Innovation was at the heart of Malcolm Turnbull’s agenda in 2016.
Repeated ad nauseum in the lead up to the election and supported with a $10.1 billion investment, innovation was the shiny new basket the Australian Government was putting all of its eggs in.
But since the coalition scraped through last July, we’ve barely heard a whimper about this crucial transformation of the Australian economy (plenty though on the evils of burqas and same-sex marriage!)
So to find out a bit more we hit up Australia’s foremost innovation expert, Dr Charles Day (CEO of Innovation and Science Australia and Rhodes scolar) to give us a quick update on the state of play in Australia:
Which Australian industries are leading the way in terms of innovation?
We see good examples of innovators in a wide range of industries, so it’s not so much that particular industries are ahead or behind, but rather that particular firms are ahead or behind. For example, we see exciting developments in firms such as Textor in manufacturing, The Yield in agriculture, and Anatomics in Medical Devices.
With brain drain persisting as a problem in Australia, what does Australia need to do to keep our best minds here and attract investment from overseas?
I disagree that brain drain is a problem for Australia.
We are increasingly attractive to talented innovators from around the world, and should work to capitalise on that by ensuring we have strong innovation conditions locally and an accommodating immigration system.
At the same time, we shouldn’t lose too much sleep about talented Australians spending time overseas – they are developing valuable skills and experience, and can contribute much back to the country in future.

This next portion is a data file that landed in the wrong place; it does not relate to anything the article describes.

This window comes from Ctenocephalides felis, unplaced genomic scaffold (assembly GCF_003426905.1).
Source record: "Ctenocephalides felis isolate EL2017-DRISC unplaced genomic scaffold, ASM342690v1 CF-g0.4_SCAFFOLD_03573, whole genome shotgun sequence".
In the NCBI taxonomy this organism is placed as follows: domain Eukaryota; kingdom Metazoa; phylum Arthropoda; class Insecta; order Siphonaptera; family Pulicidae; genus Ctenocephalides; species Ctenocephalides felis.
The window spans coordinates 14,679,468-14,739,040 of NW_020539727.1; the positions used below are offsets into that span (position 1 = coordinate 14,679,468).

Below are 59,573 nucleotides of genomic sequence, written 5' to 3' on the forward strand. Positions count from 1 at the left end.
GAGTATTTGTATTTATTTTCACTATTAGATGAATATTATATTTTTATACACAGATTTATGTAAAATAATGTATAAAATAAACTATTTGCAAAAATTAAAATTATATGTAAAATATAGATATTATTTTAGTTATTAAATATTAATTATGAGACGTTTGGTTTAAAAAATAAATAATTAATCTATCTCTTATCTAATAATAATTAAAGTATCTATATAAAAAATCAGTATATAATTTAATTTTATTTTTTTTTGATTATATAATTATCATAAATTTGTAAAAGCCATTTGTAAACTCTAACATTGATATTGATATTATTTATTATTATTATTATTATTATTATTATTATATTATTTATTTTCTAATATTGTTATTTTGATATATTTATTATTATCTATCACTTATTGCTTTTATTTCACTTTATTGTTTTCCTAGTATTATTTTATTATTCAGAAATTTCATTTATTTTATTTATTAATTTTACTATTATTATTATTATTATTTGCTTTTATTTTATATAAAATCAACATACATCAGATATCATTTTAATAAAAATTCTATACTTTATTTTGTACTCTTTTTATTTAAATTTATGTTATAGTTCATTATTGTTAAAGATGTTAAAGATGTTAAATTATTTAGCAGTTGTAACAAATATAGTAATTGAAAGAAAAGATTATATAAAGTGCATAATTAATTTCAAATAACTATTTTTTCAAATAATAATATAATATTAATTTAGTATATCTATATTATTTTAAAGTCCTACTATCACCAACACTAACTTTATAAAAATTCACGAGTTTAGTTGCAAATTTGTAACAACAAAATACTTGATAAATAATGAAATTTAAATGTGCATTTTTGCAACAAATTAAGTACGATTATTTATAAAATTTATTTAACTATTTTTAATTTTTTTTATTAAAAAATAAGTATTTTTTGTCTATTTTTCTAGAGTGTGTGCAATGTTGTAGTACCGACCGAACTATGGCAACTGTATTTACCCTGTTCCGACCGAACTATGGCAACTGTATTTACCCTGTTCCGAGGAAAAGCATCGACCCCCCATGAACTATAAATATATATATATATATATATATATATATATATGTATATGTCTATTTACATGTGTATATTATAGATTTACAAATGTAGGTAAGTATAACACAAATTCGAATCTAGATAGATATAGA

We just need to ensure we are an attractive destination for them to return home to!
Innovation is always held up as a virtue, but with automation displacing millions of jobs, disruptive technologies transforming the world at breakneck speed and environmental concerns growing every year – do we need to be more careful and thoughtful in our approach to innovation?
We certainly need to be thoughtful in how we adopt new technologies, but we should also recognise that innovation is the key to solving the pressing challenges we see around us in society, so it is a force we need to harness rather than one we need to fear.
Innovation will also be essential to ensure we have an improving standard of living even as our ageing population means we have relatively fewer working-age Australians to support the labour force.
What’s the current focus for Innovation and Science Australia?
Innovation and Science Australia is still a relatively “young” organisation, but we are taking a long-term perspective on developing Australia’s innovation system. Our strategic plan for the innovation system out to 2030 will be released in the near future, and we look forward to working with stakeholders from across the innovation system (government and non-government) to tackle the challenges we have identified and work together to ensure Australia reaches its full potential.
We believe Australians should be confident but not complacent as they look ahead to an innovative future.
What advice do you have for young Australians looking for a career in science and innovation?
My advice to young Australians looking for a career in science and innovation is to work hard, follow your passions, and be prepared to take some calculated risks.
The journey of innovation is generally hard, often scary, but also hugely rewarding in all sorts of ways.
Importantly it’s a team sport – so don’t think you need to be a “lone genius” – work out how to work with people whose skills are complementary to you, and you will be able to take on even bigger challenges than you ever thought possible.
Dr Charles Day will be speaking alongside renowned global speakers at the Creative Innovation 2017 event on 13-15 November at the Sofitel Melbourne.